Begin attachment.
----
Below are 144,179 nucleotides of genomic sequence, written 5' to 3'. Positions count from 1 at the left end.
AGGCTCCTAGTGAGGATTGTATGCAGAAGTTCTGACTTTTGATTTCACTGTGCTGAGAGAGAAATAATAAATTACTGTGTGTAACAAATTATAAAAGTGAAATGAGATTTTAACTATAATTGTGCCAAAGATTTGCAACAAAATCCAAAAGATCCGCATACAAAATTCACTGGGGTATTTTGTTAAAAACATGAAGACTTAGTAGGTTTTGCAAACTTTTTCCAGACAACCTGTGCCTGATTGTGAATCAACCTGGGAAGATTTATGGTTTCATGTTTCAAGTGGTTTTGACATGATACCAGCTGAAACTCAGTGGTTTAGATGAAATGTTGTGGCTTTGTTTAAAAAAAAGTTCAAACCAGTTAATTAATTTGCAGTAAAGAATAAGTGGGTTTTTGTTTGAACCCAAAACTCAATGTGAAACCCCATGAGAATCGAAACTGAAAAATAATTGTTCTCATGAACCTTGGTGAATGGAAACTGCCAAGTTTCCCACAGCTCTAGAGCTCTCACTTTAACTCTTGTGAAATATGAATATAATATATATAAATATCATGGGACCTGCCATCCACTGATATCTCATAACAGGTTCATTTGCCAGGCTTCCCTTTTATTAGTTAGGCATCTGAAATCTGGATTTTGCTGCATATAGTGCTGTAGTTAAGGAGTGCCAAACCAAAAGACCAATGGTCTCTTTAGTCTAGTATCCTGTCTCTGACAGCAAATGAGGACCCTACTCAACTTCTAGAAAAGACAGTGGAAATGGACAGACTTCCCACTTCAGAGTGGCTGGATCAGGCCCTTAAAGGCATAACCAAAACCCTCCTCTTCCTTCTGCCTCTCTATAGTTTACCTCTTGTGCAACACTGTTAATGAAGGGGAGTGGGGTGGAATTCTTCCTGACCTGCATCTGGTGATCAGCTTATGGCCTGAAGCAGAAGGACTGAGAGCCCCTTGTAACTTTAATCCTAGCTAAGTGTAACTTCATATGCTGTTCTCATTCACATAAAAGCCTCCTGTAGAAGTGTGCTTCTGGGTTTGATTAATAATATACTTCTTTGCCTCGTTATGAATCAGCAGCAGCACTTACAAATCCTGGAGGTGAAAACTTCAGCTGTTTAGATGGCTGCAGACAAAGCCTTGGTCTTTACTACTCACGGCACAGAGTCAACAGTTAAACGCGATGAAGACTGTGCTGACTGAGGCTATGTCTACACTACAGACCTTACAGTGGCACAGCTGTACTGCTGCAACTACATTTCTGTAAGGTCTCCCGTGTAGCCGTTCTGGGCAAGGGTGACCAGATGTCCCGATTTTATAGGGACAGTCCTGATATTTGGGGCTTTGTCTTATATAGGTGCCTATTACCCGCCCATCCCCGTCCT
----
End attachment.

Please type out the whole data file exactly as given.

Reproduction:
Below are 144,179 nucleotides of genomic sequence, written 5' to 3'. Positions count from 1 at the left end.
AGGCTCCTAGTGAGGATTGTATGCAGAAGTTCTGACTTTTGATTTCACTGTGCTGAGAGAGAAATAATAAATTACTGTGTGTAACAAATTATAAAAGTGAAATGAGATTTTAACTATAATTGTGCCAAAGATTTGCAACAAAATCCAAAAGATCCGCATACAAAATTCACTGGGGTATTTTGTTAAAAACATGAAGACTTAGTAGGTTTTGCAAACTTTTTCCAGACAACCTGTGCCTGATTGTGAATCAACCTGGGAAGATTTATGGTTTCATGTTTCAAGTGGTTTTGACATGATACCAGCTGAAACTCAGTGGTTTAGATGAAATGTTGTGGCTTTGTTTAAAAAAAAGTTCAAACCAGTTAATTAATTTGCAGTAAAGAATAAGTGGGTTTTTGTTTGAACCCAAAACTCAATGTGAAACCCCATGAGAATCGAAACTGAAAAATAATTGTTCTCATGAACCTTGGTGAATGGAAACTGCCAAGTTTCCCACAGCTCTAGAGCTCTCACTTTAACTCTTGTGAAATATGAATATAATATATATAAATATCATGGGACCTGCCATCCACTGATATCTCATAACAGGTTCATTTGCCAGGCTTCCCTTTTATTAGTTAGGCATCTGAAATCTGGATTTTGCTGCATATAGTGCTGTAGTTAAGGAGTGCCAAACCAAAAGACCAATGGTCTCTTTAGTCTAGTATCCTGTCTCTGACAGCAAATGAGGACCCTACTCAACTTCTAGAAAAGACAGTGGAAATGGACAGACTTCCCACTTCAGAGTGGCTGGATCAGGCCCTTAAAGGCATAACCAAAACCCTCCTCTTCCTTCTGCCTCTCTATAGTTTACCTCTTGTGCAACACTGTTAATGAAGGGGAGTGGGGTGGAATTCTTCCTGACCTGCATCTGGTGATCAGCTTATGGCCTGAAGCAGAAGGACTGAGAGCCCCTTGTAACTTTAATCCTAGCTAAGTGTAACTTCATATGCTGTTCTCATTCACATAAAAGCCTCCTGTAGAAGTGTGCTTCTGGGTTTGATTAATAATATACTTCTTTGCCTCGTTATGAATCAGCAGCAGCACTTACAAATCCTGGAGGTGAAAACTTCAGCTGTTTAGATGGCTGCAGACAAAGCCTTGGTCTTTACTACTCACGGCACAGAGTCAACAGTTAAACGCGATGAAGACTGTGCTGACTGAGGCTATGTCTACACTACAGACCTTACAGTGGCACAGCTGTACTGCTGCAACTACATTTCTGTAAGGTCTCCCGTGTAGCCGTTCTGGGCAAGGGTGACCAGATGTCCCGATTTTATAGGGACAGTCCTGATATTTGGGGCTTTGTCTTATATAGGTGCCTATTACCCGCCCATCCCCGTCCT